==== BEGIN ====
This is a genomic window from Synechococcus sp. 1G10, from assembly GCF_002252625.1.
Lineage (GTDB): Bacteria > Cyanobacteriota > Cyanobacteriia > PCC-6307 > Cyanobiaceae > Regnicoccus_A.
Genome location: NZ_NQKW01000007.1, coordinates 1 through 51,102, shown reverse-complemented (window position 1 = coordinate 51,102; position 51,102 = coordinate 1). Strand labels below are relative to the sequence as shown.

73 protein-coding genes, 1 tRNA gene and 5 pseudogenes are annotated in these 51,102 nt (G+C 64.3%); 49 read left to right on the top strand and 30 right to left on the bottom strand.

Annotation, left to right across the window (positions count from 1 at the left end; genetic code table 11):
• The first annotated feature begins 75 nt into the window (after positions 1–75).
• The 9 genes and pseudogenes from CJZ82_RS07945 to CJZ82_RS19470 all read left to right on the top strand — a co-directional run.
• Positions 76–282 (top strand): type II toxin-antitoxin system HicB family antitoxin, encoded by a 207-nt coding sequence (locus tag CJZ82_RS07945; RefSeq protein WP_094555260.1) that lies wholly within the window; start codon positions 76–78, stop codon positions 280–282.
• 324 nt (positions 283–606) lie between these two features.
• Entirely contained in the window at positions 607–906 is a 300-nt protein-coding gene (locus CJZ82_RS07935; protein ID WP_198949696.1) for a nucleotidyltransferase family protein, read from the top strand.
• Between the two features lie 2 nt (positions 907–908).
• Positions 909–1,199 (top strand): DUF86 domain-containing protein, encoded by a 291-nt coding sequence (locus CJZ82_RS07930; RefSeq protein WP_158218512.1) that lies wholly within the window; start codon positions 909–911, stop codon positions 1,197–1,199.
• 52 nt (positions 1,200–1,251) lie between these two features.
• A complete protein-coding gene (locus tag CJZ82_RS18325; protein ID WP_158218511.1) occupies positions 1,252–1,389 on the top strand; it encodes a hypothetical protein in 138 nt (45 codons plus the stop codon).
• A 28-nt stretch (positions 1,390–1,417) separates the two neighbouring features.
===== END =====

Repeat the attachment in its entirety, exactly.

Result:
This is a genomic window from Synechococcus sp. 1G10, from assembly GCF_002252625.1.
Lineage (GTDB): Bacteria > Cyanobacteriota > Cyanobacteriia > PCC-6307 > Cyanobiaceae > Regnicoccus_A.
Genome location: NZ_NQKW01000007.1, coordinates 1 through 51,102, shown reverse-complemented (window position 1 = coordinate 51,102; position 51,102 = coordinate 1). Strand labels below are relative to the sequence as shown.

73 protein-coding genes, 1 tRNA gene and 5 pseudogenes are annotated in these 51,102 nt (G+C 64.3%); 49 read left to right on the top strand and 30 right to left on the bottom strand.

Annotation, left to right across the window (positions count from 1 at the left end; genetic code table 11):
• The first annotated feature begins 75 nt into the window (after positions 1–75).
• The 9 genes and pseudogenes from CJZ82_RS07945 to CJZ82_RS19470 all read left to right on the top strand — a co-directional run.
• Positions 76–282 (top strand): type II toxin-antitoxin system HicB family antitoxin, encoded by a 207-nt coding sequence (locus tag CJZ82_RS07945; RefSeq protein WP_094555260.1) that lies wholly within the window; start codon positions 76–78, stop codon positions 280–282.
• 324 nt (positions 283–606) lie between these two features.
• Entirely contained in the window at positions 607–906 is a 300-nt protein-coding gene (locus CJZ82_RS07935; protein ID WP_198949696.1) for a nucleotidyltransferase family protein, read from the top strand.
• Between the two features lie 2 nt (positions 907–908).
• Positions 909–1,199 (top strand): DUF86 domain-containing protein, encoded by a 291-nt coding sequence (locus CJZ82_RS07930; RefSeq protein WP_158218512.1) that lies wholly within the window; start codon positions 909–911, stop codon positions 1,197–1,199.
• 52 nt (positions 1,200–1,251) lie between these two features.
• A complete protein-coding gene (locus tag CJZ82_RS18325; protein ID WP_158218511.1) occupies positions 1,252–1,389 on the top strand; it encodes a hypothetical protein in 138 nt (45 codons plus the stop codon).
• A 28-nt stretch (positions 1,390–1,417) separates the two neighbouring features.